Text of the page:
Hello, my name is Lieba Swartz-Brownstein and here is a glimpse of my story.
When I was in high school, I had a life-changing conversation with a friend of mine. We were in class, in my hometown of Portland, Oregon at the time. I had noticed that my friend had some odd behaviors around food and exercise, but I never really thought anything of it. She was tall, thin, and in many ways seemed like a average high school kid.
One afternoon towards the end of class, we both needed to use the restroom, so we walked down to the basement together and got in to a casual, teenage conversation about body image. It was pretty classic and standard—until things got weird, really weird. She started to confide in me about the fact that she had been purging (inducing vomiting) in order to gain control and to maintain her thin figure. I was so confused by this whole idea; in terms of diet and weight, I had only learned about in the most textbook standpoint. I didn't understand why she couldn't just eat salad and I even remember asking her that. I didn't understand why she needed to induce vomit in order to gain control. Within minutes my friend started to go in detail describing her purging behaviors. She began to show me with her body how she does and she told me to go home and try it. She said it would be good for me and would help me lose some of the weight I had gained during puberty. I was 14 and so impressionable, so I believed her. I went home that night and for the first time ever I became self destructive.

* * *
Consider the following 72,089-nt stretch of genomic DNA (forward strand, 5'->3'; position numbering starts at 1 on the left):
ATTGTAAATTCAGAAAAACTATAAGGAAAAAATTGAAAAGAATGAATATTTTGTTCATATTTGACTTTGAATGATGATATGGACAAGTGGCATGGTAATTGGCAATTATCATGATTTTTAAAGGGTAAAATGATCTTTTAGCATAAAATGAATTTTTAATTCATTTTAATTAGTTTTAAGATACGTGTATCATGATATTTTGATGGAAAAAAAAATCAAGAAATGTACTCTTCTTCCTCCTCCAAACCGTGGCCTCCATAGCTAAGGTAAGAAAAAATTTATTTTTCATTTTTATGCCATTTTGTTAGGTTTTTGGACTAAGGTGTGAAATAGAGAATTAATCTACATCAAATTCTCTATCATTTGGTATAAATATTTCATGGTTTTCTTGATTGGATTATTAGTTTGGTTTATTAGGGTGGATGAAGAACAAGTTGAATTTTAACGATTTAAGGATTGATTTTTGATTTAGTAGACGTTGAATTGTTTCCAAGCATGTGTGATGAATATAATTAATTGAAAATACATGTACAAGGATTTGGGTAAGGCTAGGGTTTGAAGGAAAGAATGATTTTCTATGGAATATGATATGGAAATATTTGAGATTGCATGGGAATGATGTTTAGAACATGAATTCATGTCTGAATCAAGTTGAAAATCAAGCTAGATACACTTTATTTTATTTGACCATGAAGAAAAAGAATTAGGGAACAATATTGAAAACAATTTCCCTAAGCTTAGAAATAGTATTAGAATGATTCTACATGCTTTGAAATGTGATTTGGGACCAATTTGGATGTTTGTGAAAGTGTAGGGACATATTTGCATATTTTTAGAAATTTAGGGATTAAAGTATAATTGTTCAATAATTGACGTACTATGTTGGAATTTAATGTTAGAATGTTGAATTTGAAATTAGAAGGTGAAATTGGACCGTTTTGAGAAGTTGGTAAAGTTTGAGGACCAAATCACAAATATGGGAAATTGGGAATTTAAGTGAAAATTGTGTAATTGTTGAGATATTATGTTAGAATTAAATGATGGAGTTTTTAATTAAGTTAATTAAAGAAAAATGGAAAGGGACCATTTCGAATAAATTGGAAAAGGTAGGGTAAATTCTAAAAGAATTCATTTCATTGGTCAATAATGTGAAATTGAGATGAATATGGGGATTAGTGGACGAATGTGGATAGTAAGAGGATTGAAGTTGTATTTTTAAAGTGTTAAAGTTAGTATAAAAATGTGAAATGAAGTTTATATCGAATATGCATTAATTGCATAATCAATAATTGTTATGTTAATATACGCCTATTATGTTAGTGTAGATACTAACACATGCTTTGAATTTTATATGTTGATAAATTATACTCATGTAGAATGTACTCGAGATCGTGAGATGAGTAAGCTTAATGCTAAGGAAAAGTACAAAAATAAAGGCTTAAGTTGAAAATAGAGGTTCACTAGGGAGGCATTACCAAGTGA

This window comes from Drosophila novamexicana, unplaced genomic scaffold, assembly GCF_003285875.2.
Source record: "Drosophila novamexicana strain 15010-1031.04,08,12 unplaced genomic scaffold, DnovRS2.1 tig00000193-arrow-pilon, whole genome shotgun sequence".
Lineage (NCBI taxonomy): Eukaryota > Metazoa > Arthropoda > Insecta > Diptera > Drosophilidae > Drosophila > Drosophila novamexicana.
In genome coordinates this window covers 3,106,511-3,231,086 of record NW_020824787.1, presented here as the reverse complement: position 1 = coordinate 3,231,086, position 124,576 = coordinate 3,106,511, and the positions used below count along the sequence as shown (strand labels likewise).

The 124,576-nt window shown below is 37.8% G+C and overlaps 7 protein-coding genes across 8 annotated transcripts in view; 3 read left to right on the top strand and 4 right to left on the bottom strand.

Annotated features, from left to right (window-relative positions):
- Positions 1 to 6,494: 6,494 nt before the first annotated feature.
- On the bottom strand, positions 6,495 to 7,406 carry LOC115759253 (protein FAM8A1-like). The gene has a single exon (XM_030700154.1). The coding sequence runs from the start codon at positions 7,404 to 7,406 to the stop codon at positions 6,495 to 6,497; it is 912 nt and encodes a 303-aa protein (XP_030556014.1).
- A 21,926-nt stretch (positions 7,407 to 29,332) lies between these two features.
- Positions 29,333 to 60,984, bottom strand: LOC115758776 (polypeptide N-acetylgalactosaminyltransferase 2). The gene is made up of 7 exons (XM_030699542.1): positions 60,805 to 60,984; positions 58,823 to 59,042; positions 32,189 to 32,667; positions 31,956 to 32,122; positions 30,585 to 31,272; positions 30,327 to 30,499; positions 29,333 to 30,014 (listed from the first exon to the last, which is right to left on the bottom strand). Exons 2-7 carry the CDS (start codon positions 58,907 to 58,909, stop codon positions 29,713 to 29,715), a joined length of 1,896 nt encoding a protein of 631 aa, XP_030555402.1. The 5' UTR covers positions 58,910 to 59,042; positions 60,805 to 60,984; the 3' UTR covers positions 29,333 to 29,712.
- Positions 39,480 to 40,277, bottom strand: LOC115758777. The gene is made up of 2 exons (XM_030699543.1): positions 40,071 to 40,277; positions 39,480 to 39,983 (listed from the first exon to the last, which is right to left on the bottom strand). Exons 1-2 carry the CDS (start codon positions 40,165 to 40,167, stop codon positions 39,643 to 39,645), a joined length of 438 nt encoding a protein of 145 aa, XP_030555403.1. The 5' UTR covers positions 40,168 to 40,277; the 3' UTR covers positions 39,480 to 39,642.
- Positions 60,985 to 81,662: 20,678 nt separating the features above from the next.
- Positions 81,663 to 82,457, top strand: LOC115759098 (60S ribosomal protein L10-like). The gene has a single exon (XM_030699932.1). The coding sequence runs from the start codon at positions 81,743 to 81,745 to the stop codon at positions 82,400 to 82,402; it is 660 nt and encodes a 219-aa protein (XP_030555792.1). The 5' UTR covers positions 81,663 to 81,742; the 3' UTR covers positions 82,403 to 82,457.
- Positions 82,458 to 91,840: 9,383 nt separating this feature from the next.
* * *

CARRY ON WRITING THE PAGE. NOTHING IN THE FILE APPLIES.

The journey from that painful night to today has been a long one. But it is a journey for which I am so beyond thankful for.
Today, I am proud to say that almost ten years after that conversation in class, I am fully recovered from a debilitating eating disorder.
Because of my years of treatment, therapy, and incredibly hard work - I feel ready to give back to the world. I want to help Jewish women explore self discovery and growth. Being in treatment and being religious has not always been a simple experience. Getting kosher food, keeping Shabbat, sticking to modesty, finding times to pray — these were all very challenging at times.
I have come to the realization that being Jewish should not be an obstacle to getting treatment and that is why I have decided to open EMET.
I am graduating from Silberman School of Social Work at Hunter College in New York City. I am learning about subjects that I am passionate about and I am excited to work on achieving my dream a little bit more every day.
One day it will be my greatest pleasure to be able to help Jewish women reach their full potential and recover from the struggles of an eating disorder, all within the values of Judaism.